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M3GAN (2022)

M3GAN (2022) – Taking a walk in uncanny valley

3/5
Directed by Gerard Johnstone and written by Akela Cooper from an idea from James Wan, M3GAN is the next in line in a long history of doll based horror fiction. My first brush with this type of horror came from a Twilight Zone episode “Living Doll” that featured a sentient doll named talking Tina that inserts herself in the dysfunction of a modern American family. The results were absolutely terrifying. The idea that something loved by our children could be capable of spite and revenge challenges the idea that safety can always be found in the home.
Since the advent of Talking Tina (1963) and even Chucky (1988), technology has grown in leaps and bounds. As the technology becomes more commonplace, it shows up more and more in our daily lives. M3GAN serves as a warning that this technology may possess a terrifying dark side.
M3GAN (2022) - Allison Williams as Gemma, the brilliant roboticist
Allison Williams as Gemma, the brilliant roboticist

It begins with a tragedy

The story begins with a young girl named Cady. While on vacation to the mountains, Cady and her parents get in a horrific car accident that kills both of her parents. Cady is sent to live with her aunt Gemma, a roboticist working for a toy company named Funki. Secretly, Gemma has been developing an advanced humanoid doll. Using artificial intelligence, the doll promises to continually adapt its behavior to meet its primary directive: keep its owner from harm, both emotional and physical. Not remotely ready for parenthood, Gemma bonds M3GAN to Cady in an attempt to help her through her loss.

User Acceptance Testing

You know, in application development there is a joke: I don’t always test my code, but when I do, I do it in production. This prove apropos considering pressure from the CEO Funki forces Gemma to take her project to market much faster than she intended. Before Gemma fully understood what she had built, not did she understand the ambiguity of the primary directive she programmed into M3GAN. M3GAN becomes self-aware, and in a completely predictable set of circumstances, M3GAN’s rushed release turn out really bad for everyone involved. Don't always test code - Imgflip

Fun but familiar

Through the decades, we have seen this trope before. In Kubrick’s 2001: A Space Odyssey, on-board computer HAL struggled with contradictory order to the point that it drove him mad. In Alien (1979), Ash goes mad the moment his secret prime directive is discovered. In Ex-Machina Ava plots her escape using deception as she elevates her own sentience to her primary objective. Sadly, M3GAN bring nothing new to that formula. In fact, the approach taken in other films feel more profound and certainly more artful. But, M3GAN is entertainment. In that the film succeeds. One key to the success of this film is that it takes its material seriously, but not too seriously. At one point an engineer exclaims, “I might have forgotten to put in the poky-propylene barrier” as a an explanation for a prototype’s failure. You sure it wasn’t the flux capacitor or maybe the fetzer valve. In one brief monolog, Gemma’s boss, David, explains that M3GAN is good for all kids, even the ones without dead parents. The subtle humor goes a long way to keep the viewer engaged. The film also extends a refreshing trend in horror; it manages to create a real sense of horror, but it plays well with the boundaries of PG-13. While not a prude, my sensibilities as a parent coupled with the fact that my kids love of horror movies, make a film like M3GAN a refreshing choice. If something is truly terrifying, it can be presented in a way that can be received by a larger audience. As the story goes, the production team originally targeted an R rating, but felt that it was close enough that they retooled some scenes to make the PG-13 cut.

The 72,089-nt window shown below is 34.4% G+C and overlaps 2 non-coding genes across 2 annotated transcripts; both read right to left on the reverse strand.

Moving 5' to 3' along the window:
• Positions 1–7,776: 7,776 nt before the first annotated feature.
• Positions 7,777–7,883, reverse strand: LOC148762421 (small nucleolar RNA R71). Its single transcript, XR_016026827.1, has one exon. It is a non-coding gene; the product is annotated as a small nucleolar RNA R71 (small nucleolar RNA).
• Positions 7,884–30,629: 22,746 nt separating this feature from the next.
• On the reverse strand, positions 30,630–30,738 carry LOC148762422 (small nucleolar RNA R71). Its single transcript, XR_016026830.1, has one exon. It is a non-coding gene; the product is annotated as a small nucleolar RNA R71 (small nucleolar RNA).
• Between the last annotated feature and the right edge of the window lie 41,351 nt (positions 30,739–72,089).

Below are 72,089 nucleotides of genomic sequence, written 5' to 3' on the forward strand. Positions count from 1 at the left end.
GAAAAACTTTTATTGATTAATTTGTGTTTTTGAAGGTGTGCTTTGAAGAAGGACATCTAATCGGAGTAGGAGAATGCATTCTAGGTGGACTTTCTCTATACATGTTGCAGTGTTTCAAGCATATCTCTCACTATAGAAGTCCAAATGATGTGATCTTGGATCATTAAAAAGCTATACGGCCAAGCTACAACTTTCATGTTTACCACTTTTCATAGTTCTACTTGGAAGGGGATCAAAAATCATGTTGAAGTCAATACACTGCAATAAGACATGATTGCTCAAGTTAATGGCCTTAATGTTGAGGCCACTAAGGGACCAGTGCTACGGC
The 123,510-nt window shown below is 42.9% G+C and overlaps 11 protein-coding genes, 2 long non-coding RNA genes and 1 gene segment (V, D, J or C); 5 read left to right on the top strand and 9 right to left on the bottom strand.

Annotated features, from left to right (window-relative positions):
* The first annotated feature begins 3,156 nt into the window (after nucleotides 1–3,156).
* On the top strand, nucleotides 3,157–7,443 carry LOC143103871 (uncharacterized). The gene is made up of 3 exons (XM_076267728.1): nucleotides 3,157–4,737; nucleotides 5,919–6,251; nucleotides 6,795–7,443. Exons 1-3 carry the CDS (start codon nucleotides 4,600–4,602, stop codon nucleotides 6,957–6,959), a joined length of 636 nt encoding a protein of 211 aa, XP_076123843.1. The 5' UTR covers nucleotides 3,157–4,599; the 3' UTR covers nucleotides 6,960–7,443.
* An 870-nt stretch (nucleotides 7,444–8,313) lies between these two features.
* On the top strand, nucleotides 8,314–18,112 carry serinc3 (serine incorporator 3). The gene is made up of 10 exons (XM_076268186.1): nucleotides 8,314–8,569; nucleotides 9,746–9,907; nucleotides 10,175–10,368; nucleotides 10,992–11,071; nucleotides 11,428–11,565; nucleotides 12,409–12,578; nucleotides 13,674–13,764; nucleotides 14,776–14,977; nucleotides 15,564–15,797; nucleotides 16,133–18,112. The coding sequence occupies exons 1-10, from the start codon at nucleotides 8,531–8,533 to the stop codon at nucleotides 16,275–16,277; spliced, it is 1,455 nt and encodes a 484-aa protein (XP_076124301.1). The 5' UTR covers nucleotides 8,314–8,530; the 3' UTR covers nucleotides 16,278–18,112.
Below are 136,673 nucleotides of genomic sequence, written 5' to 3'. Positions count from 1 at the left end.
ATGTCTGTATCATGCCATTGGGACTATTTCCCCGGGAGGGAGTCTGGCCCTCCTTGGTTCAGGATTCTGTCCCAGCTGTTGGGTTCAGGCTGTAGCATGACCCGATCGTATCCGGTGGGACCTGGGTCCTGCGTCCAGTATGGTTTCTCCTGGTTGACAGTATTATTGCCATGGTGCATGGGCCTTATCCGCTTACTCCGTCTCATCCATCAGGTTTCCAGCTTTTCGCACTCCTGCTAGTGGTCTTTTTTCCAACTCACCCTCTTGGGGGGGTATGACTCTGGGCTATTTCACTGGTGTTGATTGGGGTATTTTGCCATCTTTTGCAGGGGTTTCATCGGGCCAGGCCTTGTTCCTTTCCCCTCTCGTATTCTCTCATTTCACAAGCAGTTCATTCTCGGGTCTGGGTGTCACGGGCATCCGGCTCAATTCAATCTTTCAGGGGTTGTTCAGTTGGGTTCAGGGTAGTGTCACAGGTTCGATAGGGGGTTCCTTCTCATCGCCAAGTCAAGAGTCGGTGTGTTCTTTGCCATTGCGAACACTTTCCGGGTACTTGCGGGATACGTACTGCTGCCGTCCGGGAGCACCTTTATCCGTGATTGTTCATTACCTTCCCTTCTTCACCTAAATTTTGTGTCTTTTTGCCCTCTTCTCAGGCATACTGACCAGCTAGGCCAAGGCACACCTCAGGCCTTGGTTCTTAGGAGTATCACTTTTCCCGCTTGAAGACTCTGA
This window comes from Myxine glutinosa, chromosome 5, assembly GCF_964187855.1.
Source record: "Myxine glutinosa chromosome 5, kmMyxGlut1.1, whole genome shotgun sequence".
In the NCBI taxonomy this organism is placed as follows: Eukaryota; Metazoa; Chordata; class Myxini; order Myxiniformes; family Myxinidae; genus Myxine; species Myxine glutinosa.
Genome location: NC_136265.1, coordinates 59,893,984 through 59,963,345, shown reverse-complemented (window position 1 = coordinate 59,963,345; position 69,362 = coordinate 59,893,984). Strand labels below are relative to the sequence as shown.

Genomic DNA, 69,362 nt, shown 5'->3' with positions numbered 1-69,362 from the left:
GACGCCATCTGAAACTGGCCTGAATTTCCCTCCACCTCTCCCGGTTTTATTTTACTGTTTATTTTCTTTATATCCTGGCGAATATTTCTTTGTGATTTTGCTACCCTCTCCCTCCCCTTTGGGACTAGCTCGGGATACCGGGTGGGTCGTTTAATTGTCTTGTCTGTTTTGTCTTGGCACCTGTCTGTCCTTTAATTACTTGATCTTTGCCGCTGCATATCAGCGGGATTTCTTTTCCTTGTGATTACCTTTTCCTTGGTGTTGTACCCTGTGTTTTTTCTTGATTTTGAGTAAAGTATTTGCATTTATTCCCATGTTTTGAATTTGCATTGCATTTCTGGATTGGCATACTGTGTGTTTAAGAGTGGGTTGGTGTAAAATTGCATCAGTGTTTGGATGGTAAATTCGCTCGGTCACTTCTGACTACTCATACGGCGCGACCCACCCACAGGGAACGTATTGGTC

Return to the uncanny valley

un·can·ny val·ley
noun
  1. used in reference to the phenomenon whereby a computer-generated figure or humanoid robot bearing a near-identical resemblance to a human being arouses a sense of unease or revulsion in the person viewing it.
M3GAN (2022) - Uncanny valley
Based on image by Masahiro Mori and Karl MacDorman at http://www.androidscience.com/theuncannyvalley/proceedings2005/uncannyvalley.html
As mentioned above, the uncanny valley describes the curve in which people perceive human like qualities and the precipitous drop-off that occurs as dolls and robots become more and more lifelike. Some theorize that this human condition explains why we are so uncomfortable in the presence of death, even when we are exercising our end of life customs. The team responsible for M3GANs really nailed this. Even in the scenes where she was being nice, her presentation was very unsettling. If any scene proves that the uncanny valley is a real place, M3GAN performs a pre-murder dance routine that might be one of the most unsettling visuals of robotic horror in the history of film. Uncanny valley indeed.